1 In Title III of the Foreign Intelligence Surveillance Act Amendments Act of 2008 (FISA Amendments Act), the President’s Surveillance Program is defined as the intelligence activity involving communications that was authorized by the President during the period beginning on September 11,2001, and ending on January 17,2007, including the program referred to by the President in a radio address on December 17, 2005 (commonly known as the Terrorist Surveillance Program).

FISA Amendments Act, Title III, Sec. 301(a)(3).

disseminating intelligence reports to other agencies such as the Federal Bureau ofInvestigation (FBI), the Central Intelligence Agency (CIA), and the Office of the Director of National Intelligence (ODNI) National Counterterrorism Center (NCTC) for analysis and possible investigation.2  In addition, the NSA Office of General Counsel and Office of the Inspector General were responsible for reviewing and monitoring the NSA’s PSP operation. With the exception of the NSA, the Department of Defense (DoD) had limited involvement in the PSP.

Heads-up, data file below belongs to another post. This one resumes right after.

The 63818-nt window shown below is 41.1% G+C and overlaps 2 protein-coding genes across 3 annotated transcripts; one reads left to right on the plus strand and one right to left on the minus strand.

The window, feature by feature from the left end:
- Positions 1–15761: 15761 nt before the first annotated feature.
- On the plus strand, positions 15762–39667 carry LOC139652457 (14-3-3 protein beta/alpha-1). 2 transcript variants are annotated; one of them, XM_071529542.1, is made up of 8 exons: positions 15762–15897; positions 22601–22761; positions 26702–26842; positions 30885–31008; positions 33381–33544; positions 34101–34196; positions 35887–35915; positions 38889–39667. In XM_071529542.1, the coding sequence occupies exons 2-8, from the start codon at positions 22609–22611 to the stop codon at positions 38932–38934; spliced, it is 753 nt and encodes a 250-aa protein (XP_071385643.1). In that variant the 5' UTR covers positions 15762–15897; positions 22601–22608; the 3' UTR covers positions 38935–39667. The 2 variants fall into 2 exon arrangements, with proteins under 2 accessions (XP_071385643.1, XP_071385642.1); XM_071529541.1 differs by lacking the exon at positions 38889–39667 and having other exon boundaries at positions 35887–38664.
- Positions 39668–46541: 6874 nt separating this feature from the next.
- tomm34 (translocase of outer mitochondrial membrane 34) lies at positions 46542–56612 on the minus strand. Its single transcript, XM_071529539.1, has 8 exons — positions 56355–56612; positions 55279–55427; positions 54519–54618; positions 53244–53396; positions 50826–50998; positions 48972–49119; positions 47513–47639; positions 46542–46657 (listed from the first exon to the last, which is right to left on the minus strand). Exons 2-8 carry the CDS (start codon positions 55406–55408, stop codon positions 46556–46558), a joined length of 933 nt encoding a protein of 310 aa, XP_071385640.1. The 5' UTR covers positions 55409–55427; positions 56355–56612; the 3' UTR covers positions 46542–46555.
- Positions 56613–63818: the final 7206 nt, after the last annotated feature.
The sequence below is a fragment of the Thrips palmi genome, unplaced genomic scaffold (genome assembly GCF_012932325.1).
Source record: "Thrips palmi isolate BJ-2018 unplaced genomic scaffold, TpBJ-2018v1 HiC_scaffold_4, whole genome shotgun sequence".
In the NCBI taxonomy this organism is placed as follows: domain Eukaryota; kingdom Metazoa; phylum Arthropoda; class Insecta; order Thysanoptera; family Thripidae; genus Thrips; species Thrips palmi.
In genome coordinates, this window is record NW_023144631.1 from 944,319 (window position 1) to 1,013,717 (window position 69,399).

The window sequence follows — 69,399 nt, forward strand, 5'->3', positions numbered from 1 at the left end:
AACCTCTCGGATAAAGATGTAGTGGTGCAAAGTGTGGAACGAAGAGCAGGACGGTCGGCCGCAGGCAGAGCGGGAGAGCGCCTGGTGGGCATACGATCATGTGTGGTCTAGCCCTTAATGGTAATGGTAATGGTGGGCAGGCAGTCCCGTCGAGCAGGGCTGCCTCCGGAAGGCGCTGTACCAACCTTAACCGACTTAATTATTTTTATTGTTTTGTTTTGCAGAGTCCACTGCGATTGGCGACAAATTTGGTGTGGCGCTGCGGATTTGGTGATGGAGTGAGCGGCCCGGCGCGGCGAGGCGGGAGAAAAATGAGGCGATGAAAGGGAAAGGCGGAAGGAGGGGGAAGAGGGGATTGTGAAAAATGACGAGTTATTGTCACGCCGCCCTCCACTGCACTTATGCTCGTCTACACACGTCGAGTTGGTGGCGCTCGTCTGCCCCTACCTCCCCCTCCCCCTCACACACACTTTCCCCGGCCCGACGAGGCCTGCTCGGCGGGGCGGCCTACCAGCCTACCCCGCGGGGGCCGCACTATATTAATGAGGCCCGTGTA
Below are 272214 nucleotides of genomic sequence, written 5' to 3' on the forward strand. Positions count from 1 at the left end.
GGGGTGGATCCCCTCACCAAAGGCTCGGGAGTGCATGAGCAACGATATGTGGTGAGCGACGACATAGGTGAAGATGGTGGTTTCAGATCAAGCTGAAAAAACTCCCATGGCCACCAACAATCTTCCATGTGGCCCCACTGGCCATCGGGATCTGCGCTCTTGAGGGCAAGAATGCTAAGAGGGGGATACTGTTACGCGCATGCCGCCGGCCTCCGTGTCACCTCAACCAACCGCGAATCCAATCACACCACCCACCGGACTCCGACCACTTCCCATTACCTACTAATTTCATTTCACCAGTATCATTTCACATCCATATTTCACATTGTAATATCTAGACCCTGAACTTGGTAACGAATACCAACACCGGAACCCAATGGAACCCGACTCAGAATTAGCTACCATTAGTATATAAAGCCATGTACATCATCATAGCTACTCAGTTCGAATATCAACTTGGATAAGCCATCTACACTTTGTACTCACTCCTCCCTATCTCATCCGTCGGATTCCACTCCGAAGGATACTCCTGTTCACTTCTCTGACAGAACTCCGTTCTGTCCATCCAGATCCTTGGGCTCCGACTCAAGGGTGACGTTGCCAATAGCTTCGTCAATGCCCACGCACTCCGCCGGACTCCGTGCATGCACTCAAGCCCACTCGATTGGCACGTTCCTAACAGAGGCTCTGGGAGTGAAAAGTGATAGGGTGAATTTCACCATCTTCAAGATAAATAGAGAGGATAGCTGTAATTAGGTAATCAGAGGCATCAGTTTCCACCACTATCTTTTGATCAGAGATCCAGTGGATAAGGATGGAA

Components of the Department of Justice (DOJ) other than the FBI also were involved in the program. Most significantly, DOJ’s Office of Legal Counsel (OLC) provided advice to the White House and the Attorney General on the overall legality of the PSP. In addition, DOJ’s Office of Intelligence Policy and Review (now called the Office of Intelligence in DOJ’s National Security Division) worked with the FBI and the NSA to address the impact PSP-derived information had on proceedings under the Foreign Intelligence Surveillance Act (FISA). DOJ’s National Security Division also handled potential discovery issues that may have involved PSP-related information in international terrorism prosecutions.

The CIA, in addition to receiving intelligence reports as PSP consumers, requested information from the program and utilized this information in its analyses. The CIA also initially prepared threat assessment memoranda that were used to support the periodic Presidential Authorizations.